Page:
The admission of new members has also led some to question whether NATO is now too big to be effective. At its outset, NATO had a distinct, core membership as well as a clear purpose: ‘To promote stability and well-being in the North Atlantic area…and unite their efforts for collective defence and for the preservation of peace and security.’ While enlargement may have been politically astute in promoting democracy across Central and Eastern Europe, strategically it may prove less wise. The admission of new members expanded the alliance from a group of 15/16 nations to one of 30 nations which has taken on commitments and responsibilities which it is increasingly struggling to honour in a military sense.
Added to this, internal tensions have begun to rise – most notably over the issue of burden sharing in relation to the defensive demands of NATO. The US has continually been the nation that bears the greatest burden in this regard. This imbalance has long been an issue of dispute which was seemingly addressed at the NATO summit in Wales in 2014 when all members pledged to move towards spending two per cent of GDP on defence. However, there are indications to suggest that these targets are not being realised in many countries and President Trump has been particularly outspoken over the issue, going as far as to label NATO ‘obsolete’ in a speech last year. The US President’s transactional approach to foreign policy has led him to question what NATO is providing for the United States.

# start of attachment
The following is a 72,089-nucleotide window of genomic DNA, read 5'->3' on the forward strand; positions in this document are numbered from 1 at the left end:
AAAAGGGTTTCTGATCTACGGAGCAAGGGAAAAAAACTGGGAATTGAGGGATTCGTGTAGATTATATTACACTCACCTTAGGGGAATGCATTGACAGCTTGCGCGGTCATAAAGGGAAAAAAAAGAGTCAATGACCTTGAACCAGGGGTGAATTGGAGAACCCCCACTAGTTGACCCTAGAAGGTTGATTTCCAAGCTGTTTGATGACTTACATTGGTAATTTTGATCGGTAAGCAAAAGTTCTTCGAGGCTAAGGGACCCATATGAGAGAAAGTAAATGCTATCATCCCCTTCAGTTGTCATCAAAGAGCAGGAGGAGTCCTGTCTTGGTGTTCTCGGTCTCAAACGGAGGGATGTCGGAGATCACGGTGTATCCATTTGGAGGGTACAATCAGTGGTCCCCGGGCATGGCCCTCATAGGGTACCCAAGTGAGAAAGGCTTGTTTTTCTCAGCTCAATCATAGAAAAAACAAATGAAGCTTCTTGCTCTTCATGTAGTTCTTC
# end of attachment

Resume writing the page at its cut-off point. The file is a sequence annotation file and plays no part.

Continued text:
This apparent ambivalence has in turn raised concerns in Europe – most explicitly from Emmanuel Macron. The French President warned last year that NATO is in danger of becoming ‘strategically brain-dead’ as he looks to push for a more united European defence force. His comments were, in part, politically motivated – a form of discursive sparring in response to both Trump’s NATO remarks as well as the American President’s decision to withdraw US forces from north-east Syria without consulting European allies beforehand – a move which President Macron is said to have discovered through Twitter.